We are proposing this exemption category at proposed 42 CFR 414.92(c)(2)(ii)(C) because eligible professionals (including those in group practices) that intended to participate in the EHR Incentive Program may have delayed adopting eRx technology for purposes of the eRx Incentive Program until the list of certified EHR technology became available so that the same technology could be used to satisfy both programs' requirements. The ONC final rule establishing a temporary certification program for health information technology (75 FR 36158) was not published in the Federal Register until June 24, 2010. The certification and listing of EHR technologies (certified Complete EHRs and certified EHR Modules) on the ONC Certified HIT Products List (CHPL) did not begin until September 2010. Until then, eligible professionals and group practices had no way of knowing which EHR technologies would be certified. At the same time, we did not propose to use the first half of 2011 as the reporting period for the 2012 eRx payment adjustment until the CY 2011 PFS proposed rule went on public display at the Office of the Federal Register on June 25, 2010. As such, we believe it may be a significant hardship for eligible professionals in this situation to have both adopted certified EHR technology and fully integrated the technology into their practice's clinical workflows and processes so that they would be able to successfully report the eRx measure prior to June 30, 2011, especially given that an eligible professional under the Medicare EHR Incentive Program has until October 1, 2011, to begin a 90-day EHR reporting period for the 2011 payment year. Similarly, this extended time period provides Medicare eligible professionals under the eRx Incentive Program but who are eligible for incentives under the Medicaid EHR Incentive Program with a majority of 2011 to adopt, implement, or upgrade to certified EHR technology. We believe this hardship exemption category is necessary and appropriate in order to fully support and encourage eligible professionals to actively take steps to become meaningful users of certified EHR technology. Also, in the absence of this significant hardship exemption category, eligible professionals may potentially have to adopt two systems (for example, a standalone eRx system for purposes of participation in the eRx Incentive Program, followed by certified EHR technology), which could potentially be financially burdensome. To be considered for a significant hardship exemption under this category, we are proposing that the eligible professional, at a minimum, must: (1) Have registered for either the Medicare or Medicaid EHR Incentive Program (for instructions on how to register for one of the EHR Incentive Programs, we refer readers to the Registration and Attestation page of the EHR Incentive Programs section of the CMS Web site at http://www.cms.gov/EHRIncentivePrograms/20_RegistrationandAttestation.asp#TopOfPage); and (2) provide identifying information as to the certified EHR technology (as defined at 45 CFR 170.102) that has been adopted for use no later than October 1, 2011, for a hardship exemption to be submitted, which then would be reviewed on a case-by-case basis. We propose that for purposes of this proposed significant hardship exemption category, the identifying information would consist of the certification number that is assigned to the EHR technology for purposes of ONC's CHPL. In addition, we are considering requiring eligible professionals to provide a serial number for their specific product but have concerns about whether such information would be readily accessible by eligible professionals. We invite comments on the feasibility of requiring eligible professionals to provide a serial number in addition to the certification number for the certified EHR technology, or other information identifying and verifying the specific product. In requesting a significant hardship exemption under this proposed category, an eligible professional would be attesting that he or she either has purchased the specified certified EHR technology (as identified by the certification number and/or serial number) or has the specified certified EHR technology available for immediate use and that the professional intends to use that technology to qualify for a Medicare or Medicaid EHR incentive for payment year 2011.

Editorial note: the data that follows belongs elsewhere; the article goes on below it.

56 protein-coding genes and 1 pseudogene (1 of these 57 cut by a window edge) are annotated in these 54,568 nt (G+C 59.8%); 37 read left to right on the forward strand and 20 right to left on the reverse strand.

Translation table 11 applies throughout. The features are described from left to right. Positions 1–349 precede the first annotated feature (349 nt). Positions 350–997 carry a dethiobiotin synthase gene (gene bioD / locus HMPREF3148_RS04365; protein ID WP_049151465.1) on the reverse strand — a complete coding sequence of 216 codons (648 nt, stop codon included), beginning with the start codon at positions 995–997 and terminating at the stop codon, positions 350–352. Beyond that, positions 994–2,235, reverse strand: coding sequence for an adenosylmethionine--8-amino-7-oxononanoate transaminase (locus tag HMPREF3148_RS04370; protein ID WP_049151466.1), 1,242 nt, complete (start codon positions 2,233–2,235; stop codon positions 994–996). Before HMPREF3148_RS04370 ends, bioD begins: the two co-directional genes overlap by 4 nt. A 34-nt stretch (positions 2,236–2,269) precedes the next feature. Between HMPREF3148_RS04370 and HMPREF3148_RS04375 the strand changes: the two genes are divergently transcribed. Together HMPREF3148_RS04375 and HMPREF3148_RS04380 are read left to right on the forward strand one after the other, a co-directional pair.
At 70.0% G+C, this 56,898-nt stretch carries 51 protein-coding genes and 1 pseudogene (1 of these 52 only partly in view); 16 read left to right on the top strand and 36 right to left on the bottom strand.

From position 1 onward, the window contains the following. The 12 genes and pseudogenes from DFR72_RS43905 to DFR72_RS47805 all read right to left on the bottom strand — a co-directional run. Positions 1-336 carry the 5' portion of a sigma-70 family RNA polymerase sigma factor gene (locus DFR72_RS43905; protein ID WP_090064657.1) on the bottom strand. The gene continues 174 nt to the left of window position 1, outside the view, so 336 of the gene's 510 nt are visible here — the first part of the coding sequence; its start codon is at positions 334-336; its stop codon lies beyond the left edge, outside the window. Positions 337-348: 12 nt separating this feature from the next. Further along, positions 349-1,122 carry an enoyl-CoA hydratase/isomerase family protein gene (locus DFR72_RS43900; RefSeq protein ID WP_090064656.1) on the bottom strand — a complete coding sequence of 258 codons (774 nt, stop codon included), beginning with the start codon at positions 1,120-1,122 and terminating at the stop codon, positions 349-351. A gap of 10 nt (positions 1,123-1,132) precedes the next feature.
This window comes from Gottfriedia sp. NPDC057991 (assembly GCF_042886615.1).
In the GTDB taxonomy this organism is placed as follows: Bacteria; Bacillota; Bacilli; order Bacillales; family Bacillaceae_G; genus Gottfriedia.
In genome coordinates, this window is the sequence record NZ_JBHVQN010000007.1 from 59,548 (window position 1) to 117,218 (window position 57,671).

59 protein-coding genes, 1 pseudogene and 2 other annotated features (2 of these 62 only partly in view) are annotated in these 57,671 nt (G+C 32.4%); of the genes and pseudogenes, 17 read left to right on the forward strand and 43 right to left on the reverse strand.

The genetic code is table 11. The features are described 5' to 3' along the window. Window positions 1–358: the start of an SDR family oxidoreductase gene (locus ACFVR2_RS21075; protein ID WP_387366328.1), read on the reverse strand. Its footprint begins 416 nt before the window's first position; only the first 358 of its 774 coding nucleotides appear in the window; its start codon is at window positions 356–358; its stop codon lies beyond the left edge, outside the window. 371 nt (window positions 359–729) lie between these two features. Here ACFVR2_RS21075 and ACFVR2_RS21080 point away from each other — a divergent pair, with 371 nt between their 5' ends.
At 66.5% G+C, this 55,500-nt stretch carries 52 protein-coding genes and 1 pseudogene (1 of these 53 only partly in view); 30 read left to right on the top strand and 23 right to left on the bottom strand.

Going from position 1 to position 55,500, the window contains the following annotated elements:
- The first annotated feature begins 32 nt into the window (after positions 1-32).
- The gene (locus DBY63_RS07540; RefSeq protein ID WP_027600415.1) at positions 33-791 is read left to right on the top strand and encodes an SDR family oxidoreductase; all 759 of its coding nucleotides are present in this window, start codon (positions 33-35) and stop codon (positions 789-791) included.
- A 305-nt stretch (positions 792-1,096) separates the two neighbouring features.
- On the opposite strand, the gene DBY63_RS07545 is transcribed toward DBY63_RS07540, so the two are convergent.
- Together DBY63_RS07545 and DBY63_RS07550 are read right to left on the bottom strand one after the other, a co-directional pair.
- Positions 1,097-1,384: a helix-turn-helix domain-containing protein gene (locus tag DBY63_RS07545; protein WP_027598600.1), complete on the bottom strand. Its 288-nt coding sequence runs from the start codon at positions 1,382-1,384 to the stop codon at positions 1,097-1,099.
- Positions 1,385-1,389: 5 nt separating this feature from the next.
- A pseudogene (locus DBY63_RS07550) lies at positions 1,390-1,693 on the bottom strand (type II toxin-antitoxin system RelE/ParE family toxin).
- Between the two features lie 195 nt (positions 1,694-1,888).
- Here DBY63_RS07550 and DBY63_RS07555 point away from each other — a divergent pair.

b. Inability To Electronically Prescribe Due to Local, State, or Federal Law or Regulation